3 Tech Tools Every Genealogist Should Have

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Fifty years ago, genealogy was difficult work. Yesterday’s genealogists spent hours in libraries, combing through mountains of old phone books and stacks of dusty records. Progress was slow and frustrating. However, with the advancement of the Internet, social media, and online databases, connecting generations has become easier than ever before.

“There is always information available to you wherever you are,” said Lisa Louise Cooke, founder of Genealogy Gems, at a 2015 BYU conference on family history and genealogy. “Genealogy is no longer a retirement sport. Everybody can do it.”

While there are hundreds of technological tools to help you find your ancestors, here are three that can really boost your family history research:

Tablet:

For the busy genealogist on the go, a tablet should be at the heart of the toolbox. This lightweight and trendy tool can help you in your search for ancestors wherever there’s a Wi-Fi connection.

“I have almost, in many cases, replaced—when I’m researching in a library—my laptop with my tablet,” said D. Joshua Taylor at the 2015 RootsTech conference. “I take it with me to do on-demand searching when I’m on the airplane and I’m connecting through the Wi-Fi. The images take a bit to load, but I can certainly still find an ancestor or two.”

Similarly, Taylor said that keeping his family tree on his tablet or phone makes it easier to share.

“When I’m sharing my family tree with others, I do it through a tablet. I do it on a mobile device. I very rarely open the laptop anymore and show my family tree.”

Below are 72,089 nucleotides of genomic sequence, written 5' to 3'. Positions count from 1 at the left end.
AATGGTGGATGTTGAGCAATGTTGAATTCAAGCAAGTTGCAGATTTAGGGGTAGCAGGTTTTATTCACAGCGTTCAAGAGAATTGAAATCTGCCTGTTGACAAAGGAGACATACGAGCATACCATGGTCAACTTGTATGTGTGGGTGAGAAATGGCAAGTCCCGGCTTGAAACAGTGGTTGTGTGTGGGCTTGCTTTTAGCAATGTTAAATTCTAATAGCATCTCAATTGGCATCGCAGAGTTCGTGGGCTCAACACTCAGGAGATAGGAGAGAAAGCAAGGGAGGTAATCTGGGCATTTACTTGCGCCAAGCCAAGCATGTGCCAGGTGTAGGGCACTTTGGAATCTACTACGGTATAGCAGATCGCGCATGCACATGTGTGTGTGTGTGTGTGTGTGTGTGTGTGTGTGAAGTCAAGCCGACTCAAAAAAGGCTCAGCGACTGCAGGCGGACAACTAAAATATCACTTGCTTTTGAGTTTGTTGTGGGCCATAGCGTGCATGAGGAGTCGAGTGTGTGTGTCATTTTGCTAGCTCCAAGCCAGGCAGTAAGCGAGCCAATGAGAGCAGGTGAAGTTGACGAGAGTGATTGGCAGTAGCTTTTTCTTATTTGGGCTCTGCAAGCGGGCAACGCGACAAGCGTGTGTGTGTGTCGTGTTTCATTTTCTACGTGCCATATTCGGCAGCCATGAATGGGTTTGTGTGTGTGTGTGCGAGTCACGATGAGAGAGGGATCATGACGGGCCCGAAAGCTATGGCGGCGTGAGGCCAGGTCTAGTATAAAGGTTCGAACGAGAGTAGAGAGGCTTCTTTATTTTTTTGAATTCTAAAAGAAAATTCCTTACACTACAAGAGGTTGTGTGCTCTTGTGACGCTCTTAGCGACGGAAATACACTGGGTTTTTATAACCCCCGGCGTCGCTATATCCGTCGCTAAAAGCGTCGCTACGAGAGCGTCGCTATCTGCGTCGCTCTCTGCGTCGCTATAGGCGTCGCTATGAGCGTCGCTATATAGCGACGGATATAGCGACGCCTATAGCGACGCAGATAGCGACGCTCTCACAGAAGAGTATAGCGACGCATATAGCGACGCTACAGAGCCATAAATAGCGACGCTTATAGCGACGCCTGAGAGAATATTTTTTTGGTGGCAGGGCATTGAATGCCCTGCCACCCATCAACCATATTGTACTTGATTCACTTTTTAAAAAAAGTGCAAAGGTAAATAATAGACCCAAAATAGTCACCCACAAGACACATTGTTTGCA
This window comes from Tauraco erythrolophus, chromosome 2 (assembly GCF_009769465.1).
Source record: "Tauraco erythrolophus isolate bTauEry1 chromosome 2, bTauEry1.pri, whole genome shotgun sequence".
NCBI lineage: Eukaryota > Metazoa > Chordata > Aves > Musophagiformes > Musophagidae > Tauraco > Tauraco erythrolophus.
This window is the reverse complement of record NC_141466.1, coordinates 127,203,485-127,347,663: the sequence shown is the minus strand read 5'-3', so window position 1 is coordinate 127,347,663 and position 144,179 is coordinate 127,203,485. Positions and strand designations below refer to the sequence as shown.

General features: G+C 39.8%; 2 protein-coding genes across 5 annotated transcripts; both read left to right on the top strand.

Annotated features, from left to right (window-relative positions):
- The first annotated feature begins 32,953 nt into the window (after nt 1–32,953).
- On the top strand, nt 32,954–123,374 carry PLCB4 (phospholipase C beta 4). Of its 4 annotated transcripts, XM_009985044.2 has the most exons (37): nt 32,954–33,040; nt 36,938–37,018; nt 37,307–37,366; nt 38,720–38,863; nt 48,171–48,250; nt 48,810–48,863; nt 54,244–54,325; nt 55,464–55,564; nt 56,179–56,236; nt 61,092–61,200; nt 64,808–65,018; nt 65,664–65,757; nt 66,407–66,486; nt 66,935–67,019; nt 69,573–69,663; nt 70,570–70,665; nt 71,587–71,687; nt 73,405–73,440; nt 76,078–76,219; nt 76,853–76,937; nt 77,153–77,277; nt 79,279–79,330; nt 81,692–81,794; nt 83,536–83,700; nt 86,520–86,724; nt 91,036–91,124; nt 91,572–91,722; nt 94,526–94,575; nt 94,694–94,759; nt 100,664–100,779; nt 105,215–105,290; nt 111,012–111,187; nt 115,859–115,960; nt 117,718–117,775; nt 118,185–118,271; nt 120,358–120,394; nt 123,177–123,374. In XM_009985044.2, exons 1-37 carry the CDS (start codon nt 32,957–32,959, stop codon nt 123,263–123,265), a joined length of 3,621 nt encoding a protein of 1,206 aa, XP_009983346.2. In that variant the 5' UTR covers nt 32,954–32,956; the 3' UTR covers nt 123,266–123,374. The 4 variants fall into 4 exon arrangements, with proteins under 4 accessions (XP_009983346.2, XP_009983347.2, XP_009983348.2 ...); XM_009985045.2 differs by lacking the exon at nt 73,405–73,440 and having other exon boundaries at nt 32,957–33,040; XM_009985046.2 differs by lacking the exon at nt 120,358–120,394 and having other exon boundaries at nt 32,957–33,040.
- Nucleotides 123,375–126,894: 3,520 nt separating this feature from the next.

Family history apps from Ancestry, TreeView, and MyHeritage are all optimized to work on tablets and mobile phones as well.

Evernote

Evernote has quickly become a popular tool among genealogists, and many use it for notes and to-do lists. But that’s just the beginning. More than simply taking a note, Evernote allows you to save hyperlinks, audio recordings, and images. You can even sync Evernote between your laptop, desktop, tablet, and mobile phone and access your files anywhere.

“I have been hooked on Evernote for several years now. It is by far the single most highly used app in my personal and professional information management system,” writes genealogist Colleen Greene. “I use it all day every day—on my Macs, my PC, my iPhone, and my iPad. Every single note that I type on my mobile devices (and oftentimes on my regular computers) goes into Evernote.”

Taylor said he’s even used Evernote to gather audio interviews from family members.

“I’ll set up a shared, collaborative Evernote notebook, and I’ll add the questions within the text. And then [my family members] will have links where they can simply record their voice to answer the questions.”

Taylor said that these audio files can be more valuable than written text when it comes to documenting family history.

“This preserves their voice,” he said. “So rather than just having the written text, I also have the voice of my relatives that might be lost.”

If you’re interested in learning about how to use Evernote in your genealogy work, check out the video below:

External Hard Drive

Since the dawn of the personal computer, experts have strongly encouraged backing up files. Despite this wise counsel, we’ve probably all experienced the helpless feeling of staring blankly into a nonresponsive computer screen, knowing that important files might not be recovered.

“Numerous options exist when choosing an external drive, from . . . flash drives to CDs to portable devices and external hard drives,” writes genealogist and author Gena Philibert-Ortega. “Your decision about what to use will depend upon the amount of space you need as well as what works best for you.”

Taylor said that because external hard drives are so important, it’s worth investing in the very best.

“Keep it current,” he said. “This is a piece of technology. It’s going to have to be updated. I typically try and avoid deep discounts on hard drives because they’re often the end of style or end of season.”

What tech tools have you found to be useful in your genealogy work? Tweet us your thoughts @RootsTechConf.

This is the first article in a four-part series exploring how to build a genealogical toolbox.

 

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